What is the key difference in apparent v. actual authority?
Apparent: discuss what transpired between the P and TP

Actual: discuss what transpired between P and A
How do you terminate apparent authority?
P must send the TP either actual or constructive notice of the termination.

Also death or incompetency of the P terminates all authority of the agent w/o notice to either the A or TP.
Define Ratification and the requirements for it.
Defined: An agency relationship is created by ratification when an A purports to act on the behalf of the P w/o any authority at all, but the P subsequently validates the act by expressly affirming the contract, accepting the benefit of the contract; or suing TP on the contract, and becomes bound.

1. P must have knowledge of material facts;
2. P must accept entire transaction;
3. P must have contractual capacity both at time of ratification and time of original contract because ratification is retroactive.

note: since ratification is retroactive, we must be concerned about the intervening rights of a BFP who would be hurt by ratification.
What is the difference between ratification and adoption?
Adoption is not retroactive.
Summary Card: Liability in Contract
Principal: bound if valid authority existed (actual, apparent, by ratification)

Agent: bound unless P's existence and identity are disclosed.

Third Party: bound to P if valid authority existed; bound ti A if P partially disclosed or undisclosed and A enforces contract, but P entitled to contract benefits.
What is the general rule for tort liability - respondeat superior.
The doctrine of respondeat superior imputes joint and several liability to the employer-principal for torts committed by the employee-agent within the scope of the employee's employment. An employer may be liable for her own negligence in hiring or retaining and employee or in supervising or entrusting an employee with specific responsibilities.
What is the analysis to determine if the Principal is liable for the Agents torts?
1. Is the servant an employee or an IC (look chiefly to the extent of the P's control over the manner and method of the S's performance);

2. If there is a lot of control and we determine that S is an employee then we discuss whether the act was within the scope of employment (was the employee where she was supposed to be (frolic or detour), doing what she was supposed to be doing, with the purpose of the employer in mind)?
If Yes --> P is liable
If No --> P is not liable

3. If we determine that there was no control over S, then we discuss whether S was an IC. (was either the activity involved inherently dangerous, the duty non-delegable, or the P negligent in selecting the IC?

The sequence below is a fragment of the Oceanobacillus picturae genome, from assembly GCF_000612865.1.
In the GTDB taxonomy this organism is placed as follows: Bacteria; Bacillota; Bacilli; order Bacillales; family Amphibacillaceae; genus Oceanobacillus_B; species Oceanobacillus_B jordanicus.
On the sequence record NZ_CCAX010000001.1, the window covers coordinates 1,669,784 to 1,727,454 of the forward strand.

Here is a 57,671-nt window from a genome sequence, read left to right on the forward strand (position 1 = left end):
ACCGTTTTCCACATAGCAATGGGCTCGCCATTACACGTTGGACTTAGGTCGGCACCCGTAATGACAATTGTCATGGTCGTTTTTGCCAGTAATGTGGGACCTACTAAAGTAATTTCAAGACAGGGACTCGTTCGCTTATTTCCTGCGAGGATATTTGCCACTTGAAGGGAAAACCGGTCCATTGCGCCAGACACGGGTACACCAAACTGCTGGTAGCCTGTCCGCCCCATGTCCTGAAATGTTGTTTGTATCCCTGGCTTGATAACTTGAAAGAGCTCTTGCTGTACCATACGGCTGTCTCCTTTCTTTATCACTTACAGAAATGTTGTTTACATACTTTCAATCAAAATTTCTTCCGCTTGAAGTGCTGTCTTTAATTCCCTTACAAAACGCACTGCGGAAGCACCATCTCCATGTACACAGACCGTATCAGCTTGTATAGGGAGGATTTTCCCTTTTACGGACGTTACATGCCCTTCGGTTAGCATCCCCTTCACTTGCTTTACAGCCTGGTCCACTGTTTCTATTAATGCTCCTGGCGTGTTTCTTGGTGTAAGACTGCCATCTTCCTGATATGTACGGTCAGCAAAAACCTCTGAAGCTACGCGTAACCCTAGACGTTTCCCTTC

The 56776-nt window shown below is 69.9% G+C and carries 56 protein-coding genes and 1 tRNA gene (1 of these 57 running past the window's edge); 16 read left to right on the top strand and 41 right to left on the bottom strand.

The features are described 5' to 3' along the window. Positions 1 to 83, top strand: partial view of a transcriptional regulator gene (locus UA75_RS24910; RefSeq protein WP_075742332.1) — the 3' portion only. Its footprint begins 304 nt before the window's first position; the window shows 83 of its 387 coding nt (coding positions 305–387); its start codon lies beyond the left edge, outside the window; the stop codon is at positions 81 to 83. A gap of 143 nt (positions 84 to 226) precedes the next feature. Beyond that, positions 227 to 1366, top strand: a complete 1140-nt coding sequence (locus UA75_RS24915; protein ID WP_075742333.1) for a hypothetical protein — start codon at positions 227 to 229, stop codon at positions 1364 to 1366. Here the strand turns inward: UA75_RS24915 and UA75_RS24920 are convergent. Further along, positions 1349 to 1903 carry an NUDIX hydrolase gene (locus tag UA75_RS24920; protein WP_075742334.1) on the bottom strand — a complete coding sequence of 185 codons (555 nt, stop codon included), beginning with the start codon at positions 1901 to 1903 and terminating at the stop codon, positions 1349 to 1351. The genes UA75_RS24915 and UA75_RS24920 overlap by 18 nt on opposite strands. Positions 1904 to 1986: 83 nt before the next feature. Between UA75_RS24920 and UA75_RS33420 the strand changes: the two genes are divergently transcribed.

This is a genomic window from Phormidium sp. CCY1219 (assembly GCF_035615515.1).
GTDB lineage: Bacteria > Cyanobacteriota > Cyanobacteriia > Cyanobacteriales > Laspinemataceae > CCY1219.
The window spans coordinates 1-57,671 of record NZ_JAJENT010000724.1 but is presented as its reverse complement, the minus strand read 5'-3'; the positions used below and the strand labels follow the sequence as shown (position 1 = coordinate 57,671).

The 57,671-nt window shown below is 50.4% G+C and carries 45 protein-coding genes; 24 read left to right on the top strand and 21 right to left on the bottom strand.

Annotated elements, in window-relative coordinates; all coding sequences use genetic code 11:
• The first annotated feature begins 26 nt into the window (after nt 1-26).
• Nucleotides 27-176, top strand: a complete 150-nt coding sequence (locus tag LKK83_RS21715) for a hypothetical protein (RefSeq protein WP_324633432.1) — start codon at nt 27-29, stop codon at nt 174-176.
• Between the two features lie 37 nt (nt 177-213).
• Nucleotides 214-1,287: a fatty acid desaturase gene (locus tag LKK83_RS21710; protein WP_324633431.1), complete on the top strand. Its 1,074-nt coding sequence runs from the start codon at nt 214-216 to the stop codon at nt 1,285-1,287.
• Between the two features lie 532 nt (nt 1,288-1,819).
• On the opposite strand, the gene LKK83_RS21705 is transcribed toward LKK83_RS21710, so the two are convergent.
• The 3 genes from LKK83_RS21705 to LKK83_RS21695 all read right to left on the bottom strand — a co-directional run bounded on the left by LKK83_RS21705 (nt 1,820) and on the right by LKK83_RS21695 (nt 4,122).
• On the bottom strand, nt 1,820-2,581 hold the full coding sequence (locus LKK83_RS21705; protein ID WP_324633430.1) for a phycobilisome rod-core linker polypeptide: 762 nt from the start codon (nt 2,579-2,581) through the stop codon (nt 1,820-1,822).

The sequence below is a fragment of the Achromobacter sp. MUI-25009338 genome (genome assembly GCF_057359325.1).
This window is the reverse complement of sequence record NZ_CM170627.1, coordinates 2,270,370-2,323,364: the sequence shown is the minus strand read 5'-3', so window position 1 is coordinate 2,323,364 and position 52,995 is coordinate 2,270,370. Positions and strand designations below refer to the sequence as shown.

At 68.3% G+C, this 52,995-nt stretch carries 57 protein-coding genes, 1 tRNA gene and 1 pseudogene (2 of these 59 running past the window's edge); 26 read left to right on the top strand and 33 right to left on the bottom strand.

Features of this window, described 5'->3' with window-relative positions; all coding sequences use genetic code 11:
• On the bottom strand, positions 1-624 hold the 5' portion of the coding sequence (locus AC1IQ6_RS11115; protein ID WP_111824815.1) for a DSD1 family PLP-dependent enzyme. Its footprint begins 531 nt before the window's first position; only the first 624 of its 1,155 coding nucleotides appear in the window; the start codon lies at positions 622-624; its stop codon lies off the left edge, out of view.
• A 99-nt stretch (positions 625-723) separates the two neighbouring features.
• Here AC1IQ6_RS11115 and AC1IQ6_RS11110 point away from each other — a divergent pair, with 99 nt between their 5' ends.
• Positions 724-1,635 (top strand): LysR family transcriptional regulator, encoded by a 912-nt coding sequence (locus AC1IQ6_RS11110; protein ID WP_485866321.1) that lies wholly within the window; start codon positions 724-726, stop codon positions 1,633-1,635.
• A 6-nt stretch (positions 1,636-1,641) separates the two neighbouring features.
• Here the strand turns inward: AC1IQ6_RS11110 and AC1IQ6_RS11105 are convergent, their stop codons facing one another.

If Yes --> P is liable
If No --> P is not liable
Is the Master liable for the servant's intentional torts?
Servant's intentional torts are outside the scope of employment unless:
1. force is used to further M's business (ex. bouncer);
2. M ratifies the use of force; or
3. M authorized S to commit the tort (ex. misrepresentation)
If servant commits a tort within the scope of employment, from whom can the third party seek recovery?
Both the employee and employer. Master and Servant are jointly and severally liable to Third Party (TP can sue S alone or M alone or join them both as D's, but is entitled to only one total satisfaction).
note: If TP releases S from liability then M is also released from liability.
Hypo: Domino's hired Dennis the Menace w/o checking his driving record. He had 2 DUIs. Drunk on a frolic, Dennis injures Mr. Wilson. Is Domino's liable? If so, on what theory?
GR: M is directly liable for its own negligence if M fails to train or supervise employees or fails to check an employee's criminal record or job history.

Here, Domino's is not vicariously liable for Dennis' negligence b/c he was on a frolic. BUT, Domino's is liable for its own negligence b/c he failed to check Dennis' driving record.
Agency Mini Review Card

Is P liable on a contract entered into by A?
Look for one of the following fact patterns:
1. Actual/apparent authority at time of contract, if not then,
2. Look to see if P ratified or adopted the contract.

Liability: P is liable to TP and TP is almost always liable to P. Generally, A is not liable at all.
Agency Mini Review Card

Is an employer liable for a tort committed by an employee?
Look for: tort committed by servant in scope of employment.

Liability: M and S are jointly and severally liable to TP.
General Partnership Defined
An association of two or more persons carrying on as co-owners a business for profit
To determine who is a partner, what factors should you consider?
1. Intent: but a court may find involuntary partnership to protect the interest of an innocent TP.
2. Control: the right of control may be enough even if control is never exercised (b/c owners usually have the right to control operations)
3. Capital: a capital contribution is not required to be a partner.
4. Profit: a person receiving a share of profits is presumed to be a partner (prima facie evidence)
Formation of a general partnership
1. Capacity
2. Partnership agreement can be express or implied
3. Writing is only required if the partnership agreement cannot be performed within a year
4. Formed for a legal purpose
5. Must have express or implied consent of all partners
If no partnership if formed, parties may still be liable as if they are partners under the partnership by estoppel (POE) doctrine. Explain.
When a person by words or conduct represents himself or permits another to represent him as a partner, he will be liable to third parties who extend credit to the actual or apparent partnership in reliance on the representation.

When a person hold another out as a partner, he thereby makes that person his agent to bind him to third parties.

note: POE applies only to contract claims NOT to TORTS!
What is partnership property?